lIf any one person can be said to have been responsible for kickstarting the industrial revolution of the 18th to 19th Centuries, a good argument could be made for that man being James Watt. Born in Greenock in Scotland in 1736, the story tells that as a sickly young child he watched the saucepan lids bobbling up and down as their contents boiled, and instantly reognised the potential power of steam.

After studying at Glasgow University to be a mathematical instrument maker and working in London for a few years he was asked to repair a broken-down model of the type of primitive steam engine which had been invented 50 years earlier by Thomas Newcomen. These engines worked after a fashion, but were incredibly inefficient. fuel-hungry and prone to self-destruction. Despite this they were in use at coal mines and tin mines where they were used to pump out water.

Watt was struck by the inefficiency of these enormous machines. The main problem was the method used to condense the steam which powered the pistons. Steam was let into a huge cylinder and then cooled with a jet of cold water. This condensed the steam and created a vacuum, forcing the piston to plunge down the cylinder and creating mechanical energy. But the water cooled the container as well and the net result was that much of the next batch of steam wasted its energy reheating the cold metal walls of the container.

Watt's solution, like many great inventions, was surprisingly simple: all that was required was to suck the steam out and cool it in a separate condenser. Despite this simplicity however it took him nearly 10 years to perfect the design. Boilers and steam engines were expensive and Watt was not a wealthy man. At one point he came close to giving up, but was fortunate enough to be financed by Matthew Boulton, a factory owner from Birmingham, who saw the potential of Watt's plans and helped him achieve them.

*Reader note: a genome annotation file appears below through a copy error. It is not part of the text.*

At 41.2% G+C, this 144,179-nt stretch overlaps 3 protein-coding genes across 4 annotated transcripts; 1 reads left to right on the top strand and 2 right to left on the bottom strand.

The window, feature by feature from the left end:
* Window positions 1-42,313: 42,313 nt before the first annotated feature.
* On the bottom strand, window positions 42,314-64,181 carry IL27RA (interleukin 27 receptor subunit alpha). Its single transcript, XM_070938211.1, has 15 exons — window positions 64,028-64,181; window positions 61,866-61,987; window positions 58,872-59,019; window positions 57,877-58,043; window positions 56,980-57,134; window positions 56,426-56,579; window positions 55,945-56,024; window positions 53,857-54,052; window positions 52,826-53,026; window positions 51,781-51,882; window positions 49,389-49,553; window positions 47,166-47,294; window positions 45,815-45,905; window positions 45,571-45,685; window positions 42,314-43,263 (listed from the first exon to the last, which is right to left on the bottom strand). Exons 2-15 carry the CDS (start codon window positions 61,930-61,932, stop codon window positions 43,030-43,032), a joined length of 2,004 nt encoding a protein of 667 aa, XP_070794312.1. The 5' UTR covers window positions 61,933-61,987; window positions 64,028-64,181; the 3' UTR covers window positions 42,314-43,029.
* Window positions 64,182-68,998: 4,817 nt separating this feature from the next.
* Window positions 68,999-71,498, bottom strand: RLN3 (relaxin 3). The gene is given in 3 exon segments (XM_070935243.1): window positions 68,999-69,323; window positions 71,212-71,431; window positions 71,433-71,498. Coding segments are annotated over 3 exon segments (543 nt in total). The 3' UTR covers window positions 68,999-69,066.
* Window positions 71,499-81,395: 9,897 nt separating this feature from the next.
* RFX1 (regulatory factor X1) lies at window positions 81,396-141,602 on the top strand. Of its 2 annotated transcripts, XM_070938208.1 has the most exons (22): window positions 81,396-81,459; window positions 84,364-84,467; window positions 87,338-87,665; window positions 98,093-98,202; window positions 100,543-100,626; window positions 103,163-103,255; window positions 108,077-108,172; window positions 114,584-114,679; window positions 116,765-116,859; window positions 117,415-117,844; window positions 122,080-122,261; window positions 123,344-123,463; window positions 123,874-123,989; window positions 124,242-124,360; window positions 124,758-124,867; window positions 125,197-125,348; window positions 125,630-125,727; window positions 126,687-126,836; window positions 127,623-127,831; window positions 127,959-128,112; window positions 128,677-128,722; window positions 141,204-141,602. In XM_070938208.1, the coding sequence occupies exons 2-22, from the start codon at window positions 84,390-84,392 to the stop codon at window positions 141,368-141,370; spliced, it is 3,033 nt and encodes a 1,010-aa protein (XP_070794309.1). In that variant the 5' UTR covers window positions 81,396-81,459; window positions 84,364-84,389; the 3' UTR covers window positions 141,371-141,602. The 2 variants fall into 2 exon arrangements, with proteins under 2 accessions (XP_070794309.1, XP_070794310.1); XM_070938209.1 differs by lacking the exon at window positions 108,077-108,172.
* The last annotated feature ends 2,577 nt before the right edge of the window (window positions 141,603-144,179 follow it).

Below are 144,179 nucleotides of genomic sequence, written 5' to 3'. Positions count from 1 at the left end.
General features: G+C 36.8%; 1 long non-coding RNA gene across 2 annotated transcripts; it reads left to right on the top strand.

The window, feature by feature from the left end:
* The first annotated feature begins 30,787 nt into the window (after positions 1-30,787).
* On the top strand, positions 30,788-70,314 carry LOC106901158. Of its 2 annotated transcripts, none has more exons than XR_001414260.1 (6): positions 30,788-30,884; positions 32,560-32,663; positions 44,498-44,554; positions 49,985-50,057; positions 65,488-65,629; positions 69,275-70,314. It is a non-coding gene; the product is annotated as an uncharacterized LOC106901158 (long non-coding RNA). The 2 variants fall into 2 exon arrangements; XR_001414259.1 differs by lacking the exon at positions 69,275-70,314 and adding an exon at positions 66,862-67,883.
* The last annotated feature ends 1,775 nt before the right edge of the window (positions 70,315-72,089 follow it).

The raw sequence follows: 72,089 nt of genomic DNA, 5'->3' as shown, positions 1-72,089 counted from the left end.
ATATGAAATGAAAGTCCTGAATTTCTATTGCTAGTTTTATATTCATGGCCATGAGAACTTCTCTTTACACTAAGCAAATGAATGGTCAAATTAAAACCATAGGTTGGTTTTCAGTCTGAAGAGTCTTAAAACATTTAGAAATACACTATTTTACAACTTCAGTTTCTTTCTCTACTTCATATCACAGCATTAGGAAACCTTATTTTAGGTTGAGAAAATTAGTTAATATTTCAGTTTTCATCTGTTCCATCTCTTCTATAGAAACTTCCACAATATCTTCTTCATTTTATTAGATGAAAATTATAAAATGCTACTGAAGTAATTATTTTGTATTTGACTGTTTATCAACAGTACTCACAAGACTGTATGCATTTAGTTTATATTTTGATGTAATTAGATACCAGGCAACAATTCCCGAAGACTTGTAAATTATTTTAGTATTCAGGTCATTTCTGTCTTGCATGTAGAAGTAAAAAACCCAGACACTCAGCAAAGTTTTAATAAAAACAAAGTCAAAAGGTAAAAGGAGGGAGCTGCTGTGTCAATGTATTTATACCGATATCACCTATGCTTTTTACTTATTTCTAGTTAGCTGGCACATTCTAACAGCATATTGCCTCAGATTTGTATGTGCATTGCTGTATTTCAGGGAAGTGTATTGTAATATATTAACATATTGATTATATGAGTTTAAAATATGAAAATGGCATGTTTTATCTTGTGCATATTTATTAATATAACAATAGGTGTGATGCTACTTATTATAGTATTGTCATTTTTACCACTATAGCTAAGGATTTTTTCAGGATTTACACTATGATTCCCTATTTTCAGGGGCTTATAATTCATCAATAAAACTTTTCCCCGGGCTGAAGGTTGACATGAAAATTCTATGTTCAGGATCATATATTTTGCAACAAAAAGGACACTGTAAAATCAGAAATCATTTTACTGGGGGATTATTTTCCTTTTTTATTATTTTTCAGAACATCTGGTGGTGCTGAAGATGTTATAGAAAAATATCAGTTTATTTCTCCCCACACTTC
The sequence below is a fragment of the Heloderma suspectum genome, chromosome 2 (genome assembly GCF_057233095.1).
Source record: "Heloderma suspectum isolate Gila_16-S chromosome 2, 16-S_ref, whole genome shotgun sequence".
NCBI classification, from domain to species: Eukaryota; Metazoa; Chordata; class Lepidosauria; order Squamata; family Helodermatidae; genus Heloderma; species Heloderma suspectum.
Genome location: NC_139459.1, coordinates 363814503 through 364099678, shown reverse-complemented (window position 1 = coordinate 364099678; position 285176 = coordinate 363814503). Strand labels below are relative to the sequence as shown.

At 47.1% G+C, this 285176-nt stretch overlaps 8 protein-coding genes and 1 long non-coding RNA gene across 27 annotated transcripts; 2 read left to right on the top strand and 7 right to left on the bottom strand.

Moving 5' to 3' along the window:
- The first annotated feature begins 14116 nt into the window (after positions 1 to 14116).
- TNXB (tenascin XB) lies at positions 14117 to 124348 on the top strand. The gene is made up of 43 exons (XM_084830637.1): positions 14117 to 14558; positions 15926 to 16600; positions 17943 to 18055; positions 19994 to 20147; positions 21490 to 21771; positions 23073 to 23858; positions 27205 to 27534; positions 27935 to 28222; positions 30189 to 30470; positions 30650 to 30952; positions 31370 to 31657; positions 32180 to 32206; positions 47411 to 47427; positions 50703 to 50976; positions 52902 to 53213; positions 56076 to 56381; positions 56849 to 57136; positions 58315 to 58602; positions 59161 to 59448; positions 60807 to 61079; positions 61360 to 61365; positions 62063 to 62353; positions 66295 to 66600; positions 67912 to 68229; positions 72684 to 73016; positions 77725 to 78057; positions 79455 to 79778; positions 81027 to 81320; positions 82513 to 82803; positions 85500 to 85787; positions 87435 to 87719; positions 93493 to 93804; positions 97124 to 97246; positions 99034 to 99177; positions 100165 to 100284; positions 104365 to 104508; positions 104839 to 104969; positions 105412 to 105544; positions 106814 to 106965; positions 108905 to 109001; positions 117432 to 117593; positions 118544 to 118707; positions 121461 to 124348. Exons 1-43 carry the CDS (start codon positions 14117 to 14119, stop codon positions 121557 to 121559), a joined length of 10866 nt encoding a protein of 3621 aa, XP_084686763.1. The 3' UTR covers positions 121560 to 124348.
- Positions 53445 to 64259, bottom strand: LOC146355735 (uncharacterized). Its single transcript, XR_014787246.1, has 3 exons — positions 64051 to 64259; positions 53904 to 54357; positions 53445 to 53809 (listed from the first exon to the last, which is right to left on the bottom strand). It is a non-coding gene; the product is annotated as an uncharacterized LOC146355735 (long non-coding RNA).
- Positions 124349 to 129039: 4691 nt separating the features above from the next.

The partnership of Boulton and Watt, and the company they created under the same name (which continued long after the deaths of both men) demonstrated the world's first viable condensing boiler in 1776. Orders flooded in: here was a machine not only many times more efficient than the existing steam engines, but compact enough to be used within even small-to-medium size factories. A few people even suggested radical ideas like placing the boiler on a metal frame, which could be carried along rails using metal wheels.

Within 20 years the Boulton & Watt design was the only steam engine in serious use, and Boulton boasted that "Britain has gone steam-mill mad". Watt's new machine literally drove Britain into the forefront of the industrial revolution, and by the time of his death in 1819 he'd even lived to see a man called George Stephenson create a steam locomotive. Watt was the first man to coin the term horsepower, and of course the SI unit of power is named after him.

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